-This is a preliminary sketch, I will eventually incorporate parts of this painting and future ones, into a phylogeny showing the evolution and distribution of colour patterns, among externally shelled cephalopods... (That piece will be digitised and posted here, or on my Devientart account. (Dolevfab)

Please don't print this one! Wait a bit till Im finished! (might take a month or so...) :ammonite01:

 

 

 

 

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It occurred to me it MIGHT be more realistic to show epibionts(more or less:sessile/encrusting organisms)on the shells

euydgesllifernakristlanthc.jpg

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7 minutes ago, doushantuo said:

It occurred to me it MIGHT be more realistic to show epibionts(more or less:sessile/encrusting organisms)on the shells

euydgesllifernakristlanthc.jpg

Might be..but because I'm trying to showcase the diversity of color patterns I don't think I'll do that. In addition I don't know whether those specific animals had them, because in modern Nautilus there are no prominent epibionts.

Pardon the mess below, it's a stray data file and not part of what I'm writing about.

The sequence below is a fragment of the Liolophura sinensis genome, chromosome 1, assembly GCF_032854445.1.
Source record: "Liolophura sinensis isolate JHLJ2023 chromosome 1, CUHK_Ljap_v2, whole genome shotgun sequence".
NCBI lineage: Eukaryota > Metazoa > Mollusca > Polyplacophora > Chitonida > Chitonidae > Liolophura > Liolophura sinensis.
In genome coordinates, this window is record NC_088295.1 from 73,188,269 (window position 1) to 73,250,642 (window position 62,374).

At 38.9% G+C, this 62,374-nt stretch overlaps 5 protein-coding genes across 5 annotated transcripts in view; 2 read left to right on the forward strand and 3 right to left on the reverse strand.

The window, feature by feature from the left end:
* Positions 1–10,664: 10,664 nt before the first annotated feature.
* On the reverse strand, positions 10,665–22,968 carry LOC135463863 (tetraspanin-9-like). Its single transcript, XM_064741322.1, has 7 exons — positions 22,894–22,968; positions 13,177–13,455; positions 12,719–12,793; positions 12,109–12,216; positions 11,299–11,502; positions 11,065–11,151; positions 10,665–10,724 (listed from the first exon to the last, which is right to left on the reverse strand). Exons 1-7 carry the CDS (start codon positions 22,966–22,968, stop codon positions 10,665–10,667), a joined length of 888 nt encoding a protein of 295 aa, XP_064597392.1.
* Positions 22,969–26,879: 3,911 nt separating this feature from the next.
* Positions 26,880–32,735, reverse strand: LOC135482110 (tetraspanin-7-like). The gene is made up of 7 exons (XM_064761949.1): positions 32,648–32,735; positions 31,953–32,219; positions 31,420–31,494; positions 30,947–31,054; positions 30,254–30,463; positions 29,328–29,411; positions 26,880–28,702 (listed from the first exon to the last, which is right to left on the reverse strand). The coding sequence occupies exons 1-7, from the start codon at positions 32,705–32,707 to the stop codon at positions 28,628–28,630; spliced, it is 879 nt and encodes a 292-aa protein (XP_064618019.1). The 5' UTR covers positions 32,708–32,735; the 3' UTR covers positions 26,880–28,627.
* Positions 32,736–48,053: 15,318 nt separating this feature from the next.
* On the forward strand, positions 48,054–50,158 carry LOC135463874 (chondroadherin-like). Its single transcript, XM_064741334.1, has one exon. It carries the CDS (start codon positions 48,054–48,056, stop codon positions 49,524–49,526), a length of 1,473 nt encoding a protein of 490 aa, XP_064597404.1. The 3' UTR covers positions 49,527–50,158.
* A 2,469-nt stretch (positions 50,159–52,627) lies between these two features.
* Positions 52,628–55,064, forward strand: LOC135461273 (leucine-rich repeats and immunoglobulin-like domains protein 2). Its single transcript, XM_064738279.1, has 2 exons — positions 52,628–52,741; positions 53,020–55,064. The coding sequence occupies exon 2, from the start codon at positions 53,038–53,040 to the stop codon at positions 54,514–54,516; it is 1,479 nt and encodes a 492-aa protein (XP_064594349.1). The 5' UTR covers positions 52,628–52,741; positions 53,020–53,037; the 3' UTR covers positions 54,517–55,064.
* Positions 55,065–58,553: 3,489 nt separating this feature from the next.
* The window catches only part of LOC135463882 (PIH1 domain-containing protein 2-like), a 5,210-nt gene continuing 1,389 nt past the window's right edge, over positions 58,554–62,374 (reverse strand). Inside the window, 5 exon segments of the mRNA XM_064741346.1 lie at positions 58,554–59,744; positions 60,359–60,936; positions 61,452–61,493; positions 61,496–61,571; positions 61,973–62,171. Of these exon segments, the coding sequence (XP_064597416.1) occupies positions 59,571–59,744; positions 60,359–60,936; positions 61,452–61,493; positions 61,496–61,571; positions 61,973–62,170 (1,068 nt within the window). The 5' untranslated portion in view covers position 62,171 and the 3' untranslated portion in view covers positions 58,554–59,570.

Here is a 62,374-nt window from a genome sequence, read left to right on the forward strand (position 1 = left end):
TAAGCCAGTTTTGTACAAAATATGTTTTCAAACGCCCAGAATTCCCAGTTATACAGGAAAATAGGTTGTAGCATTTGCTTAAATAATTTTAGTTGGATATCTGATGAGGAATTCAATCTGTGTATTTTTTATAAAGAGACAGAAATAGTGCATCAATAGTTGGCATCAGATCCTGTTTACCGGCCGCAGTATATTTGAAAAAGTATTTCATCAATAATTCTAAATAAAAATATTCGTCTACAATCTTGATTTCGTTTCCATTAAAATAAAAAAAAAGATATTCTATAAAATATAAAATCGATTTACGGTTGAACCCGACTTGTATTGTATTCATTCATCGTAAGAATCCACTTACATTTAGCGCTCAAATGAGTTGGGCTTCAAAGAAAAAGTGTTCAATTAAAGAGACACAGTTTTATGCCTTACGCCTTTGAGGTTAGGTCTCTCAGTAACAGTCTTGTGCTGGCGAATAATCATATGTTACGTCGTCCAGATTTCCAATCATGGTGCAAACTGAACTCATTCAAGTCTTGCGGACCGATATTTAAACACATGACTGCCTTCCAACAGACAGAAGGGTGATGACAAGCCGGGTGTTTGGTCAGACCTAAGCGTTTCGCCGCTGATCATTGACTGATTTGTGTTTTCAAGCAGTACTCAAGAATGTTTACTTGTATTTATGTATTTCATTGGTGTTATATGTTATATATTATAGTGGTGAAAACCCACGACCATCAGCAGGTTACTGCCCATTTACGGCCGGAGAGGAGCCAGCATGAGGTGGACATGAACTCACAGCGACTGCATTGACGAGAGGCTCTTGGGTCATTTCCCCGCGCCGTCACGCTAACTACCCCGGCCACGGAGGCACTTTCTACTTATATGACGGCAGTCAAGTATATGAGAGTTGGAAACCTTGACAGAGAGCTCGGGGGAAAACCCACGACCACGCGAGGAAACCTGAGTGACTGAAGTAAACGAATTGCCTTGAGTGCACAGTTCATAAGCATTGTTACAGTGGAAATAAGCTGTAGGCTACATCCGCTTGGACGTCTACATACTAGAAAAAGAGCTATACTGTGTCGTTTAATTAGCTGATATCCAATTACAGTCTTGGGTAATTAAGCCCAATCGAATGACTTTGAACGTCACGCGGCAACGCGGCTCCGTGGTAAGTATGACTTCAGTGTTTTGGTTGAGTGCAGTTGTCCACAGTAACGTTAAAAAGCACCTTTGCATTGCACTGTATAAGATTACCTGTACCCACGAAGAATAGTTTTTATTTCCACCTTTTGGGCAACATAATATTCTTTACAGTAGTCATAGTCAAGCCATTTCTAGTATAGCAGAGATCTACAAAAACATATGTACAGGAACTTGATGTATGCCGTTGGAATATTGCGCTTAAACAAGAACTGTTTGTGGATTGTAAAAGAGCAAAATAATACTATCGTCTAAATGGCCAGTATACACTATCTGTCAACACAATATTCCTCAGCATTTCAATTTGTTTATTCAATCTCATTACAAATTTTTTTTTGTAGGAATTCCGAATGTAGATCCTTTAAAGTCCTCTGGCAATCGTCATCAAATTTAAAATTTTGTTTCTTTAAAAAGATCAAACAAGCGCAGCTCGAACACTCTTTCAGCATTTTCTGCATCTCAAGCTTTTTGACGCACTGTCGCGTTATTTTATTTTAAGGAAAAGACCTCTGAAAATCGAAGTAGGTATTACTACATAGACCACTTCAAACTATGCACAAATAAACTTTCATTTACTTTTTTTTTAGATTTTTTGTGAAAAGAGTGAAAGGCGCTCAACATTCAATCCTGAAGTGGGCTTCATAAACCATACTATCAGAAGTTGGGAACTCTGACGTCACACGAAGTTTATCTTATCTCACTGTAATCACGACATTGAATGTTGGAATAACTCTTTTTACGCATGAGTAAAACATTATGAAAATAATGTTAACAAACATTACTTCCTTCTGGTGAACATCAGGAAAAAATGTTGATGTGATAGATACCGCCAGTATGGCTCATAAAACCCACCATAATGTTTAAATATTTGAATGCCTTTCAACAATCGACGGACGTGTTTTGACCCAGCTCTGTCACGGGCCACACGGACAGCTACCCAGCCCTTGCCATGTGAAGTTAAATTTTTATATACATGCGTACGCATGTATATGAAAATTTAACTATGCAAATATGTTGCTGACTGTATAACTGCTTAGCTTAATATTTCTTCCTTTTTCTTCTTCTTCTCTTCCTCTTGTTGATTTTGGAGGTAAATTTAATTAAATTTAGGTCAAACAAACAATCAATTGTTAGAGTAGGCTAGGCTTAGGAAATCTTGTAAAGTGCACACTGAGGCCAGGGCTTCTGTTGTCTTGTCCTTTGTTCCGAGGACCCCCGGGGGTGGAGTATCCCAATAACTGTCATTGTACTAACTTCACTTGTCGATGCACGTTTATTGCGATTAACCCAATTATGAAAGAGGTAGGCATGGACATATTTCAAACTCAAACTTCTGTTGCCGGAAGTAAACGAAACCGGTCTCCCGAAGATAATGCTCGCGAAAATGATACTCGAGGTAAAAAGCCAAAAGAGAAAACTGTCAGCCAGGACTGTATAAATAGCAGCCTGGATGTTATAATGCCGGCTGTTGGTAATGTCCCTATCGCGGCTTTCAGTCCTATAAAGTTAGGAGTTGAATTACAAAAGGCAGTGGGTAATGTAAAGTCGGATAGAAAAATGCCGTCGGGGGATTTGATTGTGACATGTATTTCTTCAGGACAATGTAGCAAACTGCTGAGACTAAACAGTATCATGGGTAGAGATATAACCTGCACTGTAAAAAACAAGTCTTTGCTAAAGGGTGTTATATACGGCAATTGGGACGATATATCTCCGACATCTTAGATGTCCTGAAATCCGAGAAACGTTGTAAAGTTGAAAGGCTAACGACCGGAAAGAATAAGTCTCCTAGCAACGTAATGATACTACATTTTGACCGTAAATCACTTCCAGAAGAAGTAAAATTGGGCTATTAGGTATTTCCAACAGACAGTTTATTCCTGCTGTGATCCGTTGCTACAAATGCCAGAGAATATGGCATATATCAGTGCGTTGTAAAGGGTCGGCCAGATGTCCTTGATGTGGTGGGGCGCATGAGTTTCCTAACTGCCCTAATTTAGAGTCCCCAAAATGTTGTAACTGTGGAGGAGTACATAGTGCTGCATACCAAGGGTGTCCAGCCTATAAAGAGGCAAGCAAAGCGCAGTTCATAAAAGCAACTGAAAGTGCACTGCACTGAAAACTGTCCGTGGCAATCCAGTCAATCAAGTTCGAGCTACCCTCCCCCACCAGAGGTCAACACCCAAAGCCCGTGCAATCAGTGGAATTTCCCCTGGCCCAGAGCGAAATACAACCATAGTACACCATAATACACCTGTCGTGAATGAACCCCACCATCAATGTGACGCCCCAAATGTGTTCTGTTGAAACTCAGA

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They were bound to be plagued by (rheophilic?)trepostome bryozoans,barring ethological and morphological adaptions,I guess.

But hey,as your intent is indeed to show the distinctive "proprietary"(so to speak) colour patterns......

When your magnum opus is complete ,it will make a tremendous coffeetable book:D

I am wondering(aloud,in this case),if there is a correlation between the shell patterns and bathymetry... 

 

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Merry Christmas ! ! ! !

I shall restrain myself and wait for the completed version. 

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1 hour ago, doushantuo said:

They were bound to be plagued by (rheophilic?)trepostome bryozoans,barring ethological and morphological adaptions,I guess.

But hey,as your intent is indeed to show the distinctive "proprietary"(so to speak) colour patterns......